David Ben-Gurion once said, and I paraphrase, that he understood what it was to be a leader the day he realised there was nobody left but him to lead the way.
With the wealth of modern-day examples, so often highlighted by this business school or that economic forum, who’d a thought that David Ben-Gurion would have been the example that first came to mind when I started writing this post. Given my origins, Winston Churchill would have seemed more appropriate but there you are, each of us has a role model or a paradigm that has, whether we’ve understood it or not, had such a strong influence on our way of interpreting leadership.
Ben-Gurion’s reflection on what being a leader meant to him is powerful yet simple. It came at a crucial moment as he realised that it fell to him and him alone to assume the responsibility and to assure the perrenity of a cause.
Today, aspiring managers can learn about what, in theory, it takes to make a good leader, e.g. company values, applied ethics, one’s ethos, governance, empathy, experience, etc. They are all lessons worth learning, even if a certain triage is then needed to see clear but nothing prepares you for leadership like a challenge. Analysing the causes and effects of a crisis, determining the options & solutions and understanding that’s it’s you, not the guy next door, who has to assume the responsibility, especially when it’s painful, that’s being a leader.
A managing director once told me, it’s better to be regularly confronted with crisis situations and learn how to negotiate them, even at the cost of losing some feathers, than having it easy and then not knowing how to negotiate a crisis when it does happen. Being a leader is about making sure things go well and, as I read again recently, relying on more on delegation rather than micro-management, because what’s the point of having an employee if you don’t trust them to do the job.
What keeps you awake at night?
On the surface the rather banal question “What keeps you awake at night?” can hide a more significant purpose, that of seeing what’s occupying or pre-occupying a manager at any given time. It really is a rather subtle method of testing the aptitude of a manager to fulfill the role. Has a manager measured the importance, breadth, and depth of their role? Looked at all the angles, considered all the permutations & ramifications, outcomes & consequences and generally understood the scope of the job they’ve been assigned?
There’s one in each of us…
Is there a standard school of thought or a recommendation on how to be a leader? Should a leader show the way, lead from behind, or be everywhere at the same time, omnipresent and yet letting others do their job? Should a leader dominate, delegate or dispense guidance? Is the sign of a good leader knowing when to use all available levers? Here again, there is a multitude of “experts” spouting voicing opinions on the subject, look no further than here but seriously, for having read what the experts say, as well as from personal experience, the answer is no. It happens, and then it’s for you to step out of the anonymity and assure the transformation.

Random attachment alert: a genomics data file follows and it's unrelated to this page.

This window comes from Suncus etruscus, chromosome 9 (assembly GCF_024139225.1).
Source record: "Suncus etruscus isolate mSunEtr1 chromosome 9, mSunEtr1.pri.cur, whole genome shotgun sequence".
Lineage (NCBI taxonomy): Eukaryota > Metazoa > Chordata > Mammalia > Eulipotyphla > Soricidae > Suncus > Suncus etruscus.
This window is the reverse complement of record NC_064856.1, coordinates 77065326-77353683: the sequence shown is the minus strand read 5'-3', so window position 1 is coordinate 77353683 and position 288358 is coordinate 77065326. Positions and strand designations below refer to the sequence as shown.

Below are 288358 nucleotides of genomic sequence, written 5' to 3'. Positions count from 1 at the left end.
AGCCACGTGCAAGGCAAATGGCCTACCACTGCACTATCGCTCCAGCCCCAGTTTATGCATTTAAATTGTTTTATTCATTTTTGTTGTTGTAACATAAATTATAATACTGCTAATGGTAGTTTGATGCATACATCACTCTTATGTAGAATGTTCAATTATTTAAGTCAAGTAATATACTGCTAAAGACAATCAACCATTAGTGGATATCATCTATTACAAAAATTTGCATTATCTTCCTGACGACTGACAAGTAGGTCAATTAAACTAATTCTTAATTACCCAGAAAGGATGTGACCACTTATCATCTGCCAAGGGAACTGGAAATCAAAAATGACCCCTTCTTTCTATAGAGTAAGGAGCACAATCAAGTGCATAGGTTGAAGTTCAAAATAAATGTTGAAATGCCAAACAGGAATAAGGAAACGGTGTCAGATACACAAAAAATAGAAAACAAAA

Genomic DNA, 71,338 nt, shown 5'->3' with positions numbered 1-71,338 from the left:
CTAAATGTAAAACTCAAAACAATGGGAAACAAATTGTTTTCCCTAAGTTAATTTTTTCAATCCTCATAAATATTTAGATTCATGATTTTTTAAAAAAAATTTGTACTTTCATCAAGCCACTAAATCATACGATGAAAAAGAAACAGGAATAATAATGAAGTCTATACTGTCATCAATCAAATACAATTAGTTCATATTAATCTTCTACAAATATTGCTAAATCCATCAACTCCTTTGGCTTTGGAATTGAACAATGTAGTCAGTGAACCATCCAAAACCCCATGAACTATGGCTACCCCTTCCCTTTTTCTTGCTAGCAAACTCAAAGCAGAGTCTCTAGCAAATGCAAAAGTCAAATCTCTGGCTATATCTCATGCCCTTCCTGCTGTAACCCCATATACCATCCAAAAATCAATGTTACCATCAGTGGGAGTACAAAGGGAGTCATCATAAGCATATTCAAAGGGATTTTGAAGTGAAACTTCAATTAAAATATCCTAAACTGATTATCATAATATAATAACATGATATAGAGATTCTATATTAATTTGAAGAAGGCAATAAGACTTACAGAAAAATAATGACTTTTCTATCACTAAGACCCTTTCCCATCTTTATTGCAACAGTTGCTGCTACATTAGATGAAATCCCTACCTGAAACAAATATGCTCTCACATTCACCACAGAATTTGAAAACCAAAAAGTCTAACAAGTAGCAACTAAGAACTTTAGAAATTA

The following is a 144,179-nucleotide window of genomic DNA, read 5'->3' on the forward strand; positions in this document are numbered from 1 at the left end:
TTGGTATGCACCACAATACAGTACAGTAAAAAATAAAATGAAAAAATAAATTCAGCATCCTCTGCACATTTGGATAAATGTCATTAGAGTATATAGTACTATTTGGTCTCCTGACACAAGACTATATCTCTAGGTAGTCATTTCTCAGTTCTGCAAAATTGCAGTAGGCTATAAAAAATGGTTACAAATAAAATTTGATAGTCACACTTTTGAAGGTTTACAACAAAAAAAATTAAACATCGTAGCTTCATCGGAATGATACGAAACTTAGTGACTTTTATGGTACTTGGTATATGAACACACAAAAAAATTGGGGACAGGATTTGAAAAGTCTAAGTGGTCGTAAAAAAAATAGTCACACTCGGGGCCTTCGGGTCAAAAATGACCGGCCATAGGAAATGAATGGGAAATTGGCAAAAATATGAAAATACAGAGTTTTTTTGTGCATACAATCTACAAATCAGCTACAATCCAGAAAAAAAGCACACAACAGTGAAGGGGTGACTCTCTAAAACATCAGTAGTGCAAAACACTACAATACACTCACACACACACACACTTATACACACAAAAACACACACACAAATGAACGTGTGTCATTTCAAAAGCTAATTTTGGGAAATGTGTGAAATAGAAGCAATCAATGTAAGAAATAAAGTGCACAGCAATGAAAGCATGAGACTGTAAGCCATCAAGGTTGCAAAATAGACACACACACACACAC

And if you have doubts about being a leader, feel coerced or influenced by others, are anxious about succeeding or feel you’re an impostor look to your role model or favourite paradigm and assume. You will grow into the role of leader as it will grow on you.
Meg and Elon, you and me.
The longer you look the more you will see all sorts of leaders, from the benevolent-looking patriarchs, and matriarchs, exuding business acumen …queue for the “quintessential” Steve Jobs quotation… to the mercurial, catch-me-if-you-can, entrepreneurs, always two step ahead of the curve. And then there’s the ordinary Joe & Jane Team Leader, invariably a step of two behind the curve – or so it seems, worrying about attaining objectives, assuring deliveries, filling quotas and mastering margins; slip-sliding between the strategy and the tactical, learning that having risen from the ranks, yesterday’s pals are today’s responsibilities and that diplomacy, tact, empathy, and politics go hand in hand with skills, experience, and expertise.
So who actually would want to be a leader? How do you become one? Where to start? Well, sometimes, mostly, it’s through blood, sweat, and tears. Sometimes, it’s just by being in the right place at the right time or maybe in the wrong place at the right time.
Post Scriptum. Empathy: The fall from grace?
There was a time, not so very long ago when empathy was hailed as the discipline to use to support, not just leaders and managers but also for employees with aspirations in their everyday relations with others but then recently voices have been raised against empathy accusing it of being a cold callous tactic used to exploit situations others are in. Contrary to sympathy, the caring and understanding for the suffering of others, or compassion, the act of suffering together, empathy was synonym with the ability to objectively understand and relate to another’s standpoint. It allowed you to look at and determine where the other person stood (c.f. that rather banal “how’s it going” question?) and process that knowledge to achieve results.
Now it seems, this is not the case and those speaking out against the, by me, generally accepted and logical purpose of empathy, consider empathy and the use of Emotional Intelligence as a callous exploitation of a situation, invariably at the expense of others, to further their own hidden agenda. To the antagonists, I’d just like to say this: Use a tool, any tool badly and it will cut you. Use a tool the right way and it will do the job it was designed for.
(edited to include citation “Against empathy”)